O's skipper responds to Lackey's talk

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Sunday, July 6, 2014

Baltimore Orioles manager Buck Showalter responded to Boston Red Sox pitcher John Lackey's loud "no comment" on slugger Nelson Cruz after Saturday night's game, telling ESPN Radio on Sunday that "everybody needs to make sure that their own backyard is clean" when it comes to performance-enhancing drugs.

Cruz went 5-for-5 Saturday night in the second game of a doubleheader, helping the Orioles beat Lackey and the Red Sox to gain a split of the two games. Cruz had three of his hits off Lackey, including a home run, single and double. 

After the game, when asked to comment on Cruz's big game, Lackey made a not-so-veiled comment on the Orioles slugger's past suspension for PEDs.

"I'm not going to comment on him," Lackey said. "I've got nothing to say about him. There are some things I'd like to say, but I'm not going to. You guys forget pretty conveniently about stuff."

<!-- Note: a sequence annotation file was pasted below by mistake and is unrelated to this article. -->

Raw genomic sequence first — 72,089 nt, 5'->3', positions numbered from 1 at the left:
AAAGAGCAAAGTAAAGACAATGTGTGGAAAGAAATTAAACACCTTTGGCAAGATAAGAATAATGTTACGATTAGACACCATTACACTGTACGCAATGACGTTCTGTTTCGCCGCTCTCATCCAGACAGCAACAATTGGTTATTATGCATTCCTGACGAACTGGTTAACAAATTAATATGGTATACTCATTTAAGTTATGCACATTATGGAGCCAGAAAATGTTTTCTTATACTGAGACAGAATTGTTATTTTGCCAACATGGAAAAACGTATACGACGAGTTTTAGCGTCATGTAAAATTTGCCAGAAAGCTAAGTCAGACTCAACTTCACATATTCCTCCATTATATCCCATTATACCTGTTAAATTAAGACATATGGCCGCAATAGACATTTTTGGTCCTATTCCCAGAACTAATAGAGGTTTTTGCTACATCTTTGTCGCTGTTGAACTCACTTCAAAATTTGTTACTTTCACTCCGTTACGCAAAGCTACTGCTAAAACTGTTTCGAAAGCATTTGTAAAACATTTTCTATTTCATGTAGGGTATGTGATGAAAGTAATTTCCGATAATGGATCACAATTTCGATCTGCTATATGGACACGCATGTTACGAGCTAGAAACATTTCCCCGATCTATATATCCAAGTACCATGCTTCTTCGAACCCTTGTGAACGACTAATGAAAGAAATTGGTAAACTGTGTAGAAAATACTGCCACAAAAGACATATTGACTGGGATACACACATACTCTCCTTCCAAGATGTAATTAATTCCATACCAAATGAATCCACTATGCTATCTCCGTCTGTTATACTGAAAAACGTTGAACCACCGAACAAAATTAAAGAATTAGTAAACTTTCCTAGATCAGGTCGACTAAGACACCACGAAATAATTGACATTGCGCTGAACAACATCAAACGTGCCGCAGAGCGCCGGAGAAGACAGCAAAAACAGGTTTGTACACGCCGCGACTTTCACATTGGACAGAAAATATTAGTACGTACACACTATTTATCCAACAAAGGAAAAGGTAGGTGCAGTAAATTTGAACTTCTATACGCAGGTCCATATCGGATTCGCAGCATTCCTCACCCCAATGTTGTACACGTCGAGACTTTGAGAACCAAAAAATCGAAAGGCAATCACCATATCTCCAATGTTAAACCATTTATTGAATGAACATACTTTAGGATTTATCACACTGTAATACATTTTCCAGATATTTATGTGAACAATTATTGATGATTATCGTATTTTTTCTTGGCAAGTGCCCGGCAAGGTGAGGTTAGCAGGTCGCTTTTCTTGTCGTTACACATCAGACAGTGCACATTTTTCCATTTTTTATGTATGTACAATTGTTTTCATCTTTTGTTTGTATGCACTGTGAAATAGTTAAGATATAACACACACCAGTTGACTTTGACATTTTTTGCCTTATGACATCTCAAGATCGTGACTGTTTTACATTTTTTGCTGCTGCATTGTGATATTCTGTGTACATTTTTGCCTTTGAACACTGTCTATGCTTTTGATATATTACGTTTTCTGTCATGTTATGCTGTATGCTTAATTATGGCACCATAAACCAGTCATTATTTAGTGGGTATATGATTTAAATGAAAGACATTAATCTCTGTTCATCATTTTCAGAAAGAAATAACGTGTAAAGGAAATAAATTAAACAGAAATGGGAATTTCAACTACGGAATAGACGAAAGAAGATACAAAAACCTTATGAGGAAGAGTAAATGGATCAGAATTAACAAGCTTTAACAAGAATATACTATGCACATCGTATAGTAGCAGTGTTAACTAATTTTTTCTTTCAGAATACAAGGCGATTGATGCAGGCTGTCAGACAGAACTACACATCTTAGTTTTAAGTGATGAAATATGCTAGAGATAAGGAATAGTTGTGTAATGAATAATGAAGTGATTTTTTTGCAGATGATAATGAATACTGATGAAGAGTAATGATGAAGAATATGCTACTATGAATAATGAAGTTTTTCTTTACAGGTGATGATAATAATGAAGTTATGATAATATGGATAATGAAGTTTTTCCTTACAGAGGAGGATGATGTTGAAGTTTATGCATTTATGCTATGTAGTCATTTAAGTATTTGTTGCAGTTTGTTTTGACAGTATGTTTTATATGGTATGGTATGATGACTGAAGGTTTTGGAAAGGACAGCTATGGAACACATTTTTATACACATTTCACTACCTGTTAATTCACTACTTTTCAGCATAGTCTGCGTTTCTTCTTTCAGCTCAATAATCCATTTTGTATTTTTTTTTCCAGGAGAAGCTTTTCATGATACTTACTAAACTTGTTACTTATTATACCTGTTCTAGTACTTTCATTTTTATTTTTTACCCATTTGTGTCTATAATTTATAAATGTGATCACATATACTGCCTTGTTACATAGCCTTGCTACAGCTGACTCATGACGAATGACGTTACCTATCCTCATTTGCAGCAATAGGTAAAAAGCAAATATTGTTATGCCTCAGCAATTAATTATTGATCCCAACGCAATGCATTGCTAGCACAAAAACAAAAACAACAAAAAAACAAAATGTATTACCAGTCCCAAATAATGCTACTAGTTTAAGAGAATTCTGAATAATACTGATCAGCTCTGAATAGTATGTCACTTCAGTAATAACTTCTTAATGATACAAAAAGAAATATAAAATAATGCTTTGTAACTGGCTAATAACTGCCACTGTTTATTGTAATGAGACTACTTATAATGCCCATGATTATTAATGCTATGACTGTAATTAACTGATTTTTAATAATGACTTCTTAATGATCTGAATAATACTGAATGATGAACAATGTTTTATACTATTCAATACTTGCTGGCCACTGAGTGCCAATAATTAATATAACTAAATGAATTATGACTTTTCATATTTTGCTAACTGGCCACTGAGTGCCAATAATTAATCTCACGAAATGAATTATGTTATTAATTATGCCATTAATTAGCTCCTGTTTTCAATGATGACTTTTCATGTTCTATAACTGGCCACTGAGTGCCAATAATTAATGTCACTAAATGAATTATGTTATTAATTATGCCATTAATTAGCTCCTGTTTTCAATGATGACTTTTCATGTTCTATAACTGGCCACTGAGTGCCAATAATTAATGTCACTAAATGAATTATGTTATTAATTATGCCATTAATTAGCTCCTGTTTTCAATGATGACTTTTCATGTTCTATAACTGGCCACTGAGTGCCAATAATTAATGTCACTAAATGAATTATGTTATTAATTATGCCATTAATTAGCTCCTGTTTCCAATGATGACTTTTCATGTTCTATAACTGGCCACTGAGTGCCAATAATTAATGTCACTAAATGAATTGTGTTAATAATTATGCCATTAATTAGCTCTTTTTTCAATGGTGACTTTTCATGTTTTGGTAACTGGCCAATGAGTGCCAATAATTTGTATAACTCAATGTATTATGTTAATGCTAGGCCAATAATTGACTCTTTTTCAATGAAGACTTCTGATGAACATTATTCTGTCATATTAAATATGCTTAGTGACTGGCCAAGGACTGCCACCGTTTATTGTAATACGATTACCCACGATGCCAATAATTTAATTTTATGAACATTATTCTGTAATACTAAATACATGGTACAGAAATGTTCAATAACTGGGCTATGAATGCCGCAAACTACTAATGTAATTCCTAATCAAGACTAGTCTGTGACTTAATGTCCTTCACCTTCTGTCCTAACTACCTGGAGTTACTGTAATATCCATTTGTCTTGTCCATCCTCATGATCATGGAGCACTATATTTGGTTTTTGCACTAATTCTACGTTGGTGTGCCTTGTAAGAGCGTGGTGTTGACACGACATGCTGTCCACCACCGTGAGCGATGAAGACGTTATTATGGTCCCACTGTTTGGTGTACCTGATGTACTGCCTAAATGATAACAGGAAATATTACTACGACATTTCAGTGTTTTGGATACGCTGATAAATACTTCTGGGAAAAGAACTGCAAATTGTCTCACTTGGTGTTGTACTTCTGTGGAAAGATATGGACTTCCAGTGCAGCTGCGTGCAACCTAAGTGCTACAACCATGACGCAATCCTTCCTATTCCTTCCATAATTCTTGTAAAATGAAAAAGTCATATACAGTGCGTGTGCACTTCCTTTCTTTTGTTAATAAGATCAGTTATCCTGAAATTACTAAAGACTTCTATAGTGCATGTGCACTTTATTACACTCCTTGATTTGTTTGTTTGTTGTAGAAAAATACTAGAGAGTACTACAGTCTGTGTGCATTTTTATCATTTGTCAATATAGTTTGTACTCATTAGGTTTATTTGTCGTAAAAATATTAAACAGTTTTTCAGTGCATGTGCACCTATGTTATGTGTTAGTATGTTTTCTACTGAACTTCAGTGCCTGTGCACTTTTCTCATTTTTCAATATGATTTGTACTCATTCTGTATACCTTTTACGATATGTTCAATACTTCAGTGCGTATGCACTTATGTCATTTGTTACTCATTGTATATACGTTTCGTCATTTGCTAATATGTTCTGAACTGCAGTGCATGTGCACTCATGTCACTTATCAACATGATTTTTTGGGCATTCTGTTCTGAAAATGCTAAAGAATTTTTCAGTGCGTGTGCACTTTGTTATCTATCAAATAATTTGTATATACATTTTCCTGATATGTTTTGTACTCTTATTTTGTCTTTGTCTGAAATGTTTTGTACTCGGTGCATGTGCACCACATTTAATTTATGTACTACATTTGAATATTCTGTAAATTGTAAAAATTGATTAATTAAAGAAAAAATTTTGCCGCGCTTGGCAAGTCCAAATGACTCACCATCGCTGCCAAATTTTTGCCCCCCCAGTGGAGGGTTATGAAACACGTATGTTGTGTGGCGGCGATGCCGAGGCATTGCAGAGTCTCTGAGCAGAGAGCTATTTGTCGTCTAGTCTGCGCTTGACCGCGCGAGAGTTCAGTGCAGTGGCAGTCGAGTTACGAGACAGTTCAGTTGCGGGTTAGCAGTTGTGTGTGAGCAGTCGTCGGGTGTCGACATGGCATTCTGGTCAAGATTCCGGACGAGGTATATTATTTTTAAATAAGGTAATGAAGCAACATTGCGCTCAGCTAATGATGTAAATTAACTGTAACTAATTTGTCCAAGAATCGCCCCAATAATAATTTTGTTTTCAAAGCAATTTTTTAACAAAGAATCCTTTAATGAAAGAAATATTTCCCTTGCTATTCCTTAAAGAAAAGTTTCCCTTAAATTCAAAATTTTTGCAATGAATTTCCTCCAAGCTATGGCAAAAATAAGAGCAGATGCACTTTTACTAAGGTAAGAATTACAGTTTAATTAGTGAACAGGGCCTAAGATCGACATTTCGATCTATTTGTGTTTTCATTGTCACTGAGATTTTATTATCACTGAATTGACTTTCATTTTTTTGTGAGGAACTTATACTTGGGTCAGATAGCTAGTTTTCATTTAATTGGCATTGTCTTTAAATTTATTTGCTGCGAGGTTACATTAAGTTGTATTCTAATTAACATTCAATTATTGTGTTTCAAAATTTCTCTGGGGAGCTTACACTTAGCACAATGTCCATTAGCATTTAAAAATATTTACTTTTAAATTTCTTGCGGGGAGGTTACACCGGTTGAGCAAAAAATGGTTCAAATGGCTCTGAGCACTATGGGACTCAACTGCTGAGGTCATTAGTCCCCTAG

Cruz, who was suspended 50 games for violating MLB's drug agreement related to the Biogenesis investigation, signed a one-year deal worth $8 million with the Orioles last offseason. He is hitting .286 with 27 homers and 70 RBIs.

Sunday, when asked about Lackey's comment, Showalter said on ESPN Radio's "Mike Lupica Show" that he didn't read Lackey's comments but was told about them.

"There's so many insinuations, quite frankly, about people in every club. You usually don't hear those comments after a shutout or something," Showalter said.

"I mean [Lackey's] doing really well. He's up throwing 93, 95 again and he's got one of the top ERAs in the American League, which with the DH means all of baseball. He's a good pitcher, so God bless him. He was good yesterday."

Lackey (9-6) struck out 11 Saturday night but allowed 10 hits and five runs in 5 1/3 innings.

"Considering the timing of things, it's one of those things that you keep quiet about it and it reflects poorly upon the person who said it," Showalter said.

But the manager added that Lackey might want to rethink commenting about other players unless he knows for sure that none of his teammates have used PEDs.

"He might want to be careful," Showalter said.

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